Rights Battles Emerge in Cities Where Homelessness Can Be a Crime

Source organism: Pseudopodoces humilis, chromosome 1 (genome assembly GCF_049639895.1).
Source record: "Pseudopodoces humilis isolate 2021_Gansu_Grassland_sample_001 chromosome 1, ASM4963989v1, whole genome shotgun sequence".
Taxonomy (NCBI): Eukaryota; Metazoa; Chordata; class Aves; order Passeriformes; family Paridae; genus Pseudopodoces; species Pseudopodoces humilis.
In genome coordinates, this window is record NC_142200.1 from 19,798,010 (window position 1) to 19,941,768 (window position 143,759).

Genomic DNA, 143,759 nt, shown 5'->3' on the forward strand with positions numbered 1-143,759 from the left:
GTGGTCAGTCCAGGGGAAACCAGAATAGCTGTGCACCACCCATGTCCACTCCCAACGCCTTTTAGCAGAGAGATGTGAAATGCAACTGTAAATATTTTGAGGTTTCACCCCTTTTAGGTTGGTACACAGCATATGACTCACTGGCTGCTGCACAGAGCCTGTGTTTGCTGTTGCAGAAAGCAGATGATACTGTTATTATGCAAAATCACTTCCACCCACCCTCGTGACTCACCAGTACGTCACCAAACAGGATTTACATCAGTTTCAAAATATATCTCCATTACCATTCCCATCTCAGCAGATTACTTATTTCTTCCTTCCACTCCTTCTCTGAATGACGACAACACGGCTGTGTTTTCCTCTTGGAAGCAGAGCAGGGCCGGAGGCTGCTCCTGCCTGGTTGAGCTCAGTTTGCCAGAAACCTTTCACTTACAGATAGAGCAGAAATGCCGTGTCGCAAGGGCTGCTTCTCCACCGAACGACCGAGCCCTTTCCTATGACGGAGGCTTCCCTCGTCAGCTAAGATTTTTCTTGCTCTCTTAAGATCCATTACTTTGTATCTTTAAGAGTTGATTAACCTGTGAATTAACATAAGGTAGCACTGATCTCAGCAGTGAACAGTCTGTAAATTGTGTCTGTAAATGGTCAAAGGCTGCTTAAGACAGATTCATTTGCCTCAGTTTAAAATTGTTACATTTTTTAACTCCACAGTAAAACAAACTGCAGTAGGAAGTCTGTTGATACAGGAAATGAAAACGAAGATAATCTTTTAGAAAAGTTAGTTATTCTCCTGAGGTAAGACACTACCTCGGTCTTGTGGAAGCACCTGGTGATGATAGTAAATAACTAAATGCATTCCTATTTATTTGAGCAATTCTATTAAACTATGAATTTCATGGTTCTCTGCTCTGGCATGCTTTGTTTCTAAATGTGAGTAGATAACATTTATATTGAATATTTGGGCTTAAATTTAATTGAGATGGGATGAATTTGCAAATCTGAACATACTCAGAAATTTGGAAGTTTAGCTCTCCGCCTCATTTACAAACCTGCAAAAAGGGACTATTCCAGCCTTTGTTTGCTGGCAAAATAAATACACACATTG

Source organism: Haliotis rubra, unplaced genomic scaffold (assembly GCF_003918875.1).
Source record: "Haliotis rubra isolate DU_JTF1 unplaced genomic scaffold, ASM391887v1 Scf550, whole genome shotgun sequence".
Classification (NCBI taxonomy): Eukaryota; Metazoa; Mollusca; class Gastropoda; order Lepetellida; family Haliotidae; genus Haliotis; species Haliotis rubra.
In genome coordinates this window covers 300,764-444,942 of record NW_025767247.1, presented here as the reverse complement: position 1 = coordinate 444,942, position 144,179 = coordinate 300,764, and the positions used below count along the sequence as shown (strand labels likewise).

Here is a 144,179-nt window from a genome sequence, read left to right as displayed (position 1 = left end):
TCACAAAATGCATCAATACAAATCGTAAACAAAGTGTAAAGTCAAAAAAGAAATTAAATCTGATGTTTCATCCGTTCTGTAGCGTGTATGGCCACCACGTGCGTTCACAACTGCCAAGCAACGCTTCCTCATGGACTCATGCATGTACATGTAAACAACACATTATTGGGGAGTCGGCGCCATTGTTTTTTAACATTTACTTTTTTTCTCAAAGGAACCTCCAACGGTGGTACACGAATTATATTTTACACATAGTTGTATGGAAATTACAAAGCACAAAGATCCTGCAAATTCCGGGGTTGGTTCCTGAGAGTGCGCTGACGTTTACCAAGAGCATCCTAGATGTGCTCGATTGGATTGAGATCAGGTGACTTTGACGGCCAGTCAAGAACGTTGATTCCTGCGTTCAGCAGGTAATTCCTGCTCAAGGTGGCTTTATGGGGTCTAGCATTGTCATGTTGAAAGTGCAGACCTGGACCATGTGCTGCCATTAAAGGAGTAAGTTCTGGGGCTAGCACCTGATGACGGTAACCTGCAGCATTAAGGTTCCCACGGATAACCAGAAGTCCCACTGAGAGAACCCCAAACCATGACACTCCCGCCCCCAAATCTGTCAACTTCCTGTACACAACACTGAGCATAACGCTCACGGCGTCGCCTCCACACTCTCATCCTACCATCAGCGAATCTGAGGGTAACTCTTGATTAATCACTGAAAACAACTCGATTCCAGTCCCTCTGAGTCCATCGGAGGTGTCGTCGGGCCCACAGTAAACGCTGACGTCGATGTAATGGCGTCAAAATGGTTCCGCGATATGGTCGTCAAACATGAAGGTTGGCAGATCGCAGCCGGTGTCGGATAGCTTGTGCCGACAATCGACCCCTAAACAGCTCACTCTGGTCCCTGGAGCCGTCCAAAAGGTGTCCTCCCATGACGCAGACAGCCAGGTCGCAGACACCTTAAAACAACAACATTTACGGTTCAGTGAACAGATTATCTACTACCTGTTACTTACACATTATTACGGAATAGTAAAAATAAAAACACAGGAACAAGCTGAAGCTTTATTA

As winter bares down on some of the larger metropolitan areas, this article explores the morality of some of the laws that leave the homeless stranded in crippling temperatures. At the center of the debate is the law imposed by many cities banning “urban camping” and recent videos that have surfaced showing police issuing citations to residents of an encampment in Denver. This brings to light the “civic soul-searching” that cities must partake in as activists continue to push for the right to rest as a civil right for the homeless. Portland saw its progressive homeless law that allowed tent camping and sidewalk sleeping revoked this month after a sea of complaints flooded the mayor’s office. Though initially unsuccessful, Portland represents a progressive city attempting to address homelessness and its policies would surely be deemed more successful if there were designed spaces integrated into the landscape that could serve as a public space and a refuge for area homeless. If this were the case, would right to rest and urban camping be seamlessly and effectively added to the urban fabric.


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